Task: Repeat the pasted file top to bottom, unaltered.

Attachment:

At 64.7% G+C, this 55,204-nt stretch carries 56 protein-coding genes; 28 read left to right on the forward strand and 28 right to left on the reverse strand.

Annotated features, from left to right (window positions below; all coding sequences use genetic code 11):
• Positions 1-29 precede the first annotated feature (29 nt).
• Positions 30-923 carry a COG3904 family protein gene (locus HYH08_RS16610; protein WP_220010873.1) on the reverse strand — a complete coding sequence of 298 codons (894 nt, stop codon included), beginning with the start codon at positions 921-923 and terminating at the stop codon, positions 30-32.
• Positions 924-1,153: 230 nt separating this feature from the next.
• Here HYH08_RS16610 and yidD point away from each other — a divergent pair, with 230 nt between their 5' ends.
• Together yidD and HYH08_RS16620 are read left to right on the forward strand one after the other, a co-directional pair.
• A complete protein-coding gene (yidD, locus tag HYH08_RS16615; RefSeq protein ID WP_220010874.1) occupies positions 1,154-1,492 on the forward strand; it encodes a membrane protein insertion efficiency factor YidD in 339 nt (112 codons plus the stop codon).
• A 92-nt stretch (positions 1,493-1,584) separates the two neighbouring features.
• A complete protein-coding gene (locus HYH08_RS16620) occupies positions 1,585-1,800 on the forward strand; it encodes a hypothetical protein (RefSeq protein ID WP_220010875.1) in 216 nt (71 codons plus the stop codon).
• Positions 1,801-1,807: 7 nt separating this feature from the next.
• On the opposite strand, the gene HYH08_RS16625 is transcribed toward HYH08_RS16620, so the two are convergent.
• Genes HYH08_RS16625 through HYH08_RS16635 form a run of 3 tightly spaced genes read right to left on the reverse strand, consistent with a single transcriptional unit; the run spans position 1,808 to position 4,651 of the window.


At 64.7% G+C, this 55,204-nt stretch carries 56 protein-coding genes; 28 read left to right on the forward strand and 28 right to left on the reverse strand.

Annotated features, from left to right (window positions below; all coding sequences use genetic code 11):
• Positions 1-29 precede the first annotated feature (29 nt).
• Positions 30-923 carry a COG3904 family protein gene (locus HYH08_RS16610; protein WP_220010873.1) on the reverse strand — a complete coding sequence of 298 codons (894 nt, stop codon included), beginning with the start codon at positions 921-923 and terminating at the stop codon, positions 30-32.
• Positions 924-1,153: 230 nt separating this feature from the next.
• Here HYH08_RS16610 and yidD point away from each other — a divergent pair, with 230 nt between their 5' ends.
• Together yidD and HYH08_RS16620 are read left to right on the forward strand one after the other, a co-directional pair.
• A complete protein-coding gene (yidD, locus tag HYH08_RS16615; RefSeq protein ID WP_220010874.1) occupies positions 1,154-1,492 on the forward strand; it encodes a membrane protein insertion efficiency factor YidD in 339 nt (112 codons plus the stop codon).
• A 92-nt stretch (positions 1,493-1,584) separates the two neighbouring features.
• A complete protein-coding gene (locus HYH08_RS16620) occupies positions 1,585-1,800 on the forward strand; it encodes a hypothetical protein (RefSeq protein ID WP_220010875.1) in 216 nt (71 codons plus the stop codon).
• Positions 1,801-1,807: 7 nt separating this feature from the next.
• On the opposite strand, the gene HYH08_RS16625 is transcribed toward HYH08_RS16620, so the two are convergent.
• Genes HYH08_RS16625 through HYH08_RS16635 form a run of 3 tightly spaced genes read right to left on the reverse strand, consistent with a single transcriptional unit; the run spans position 1,808 to position 4,651 of the window.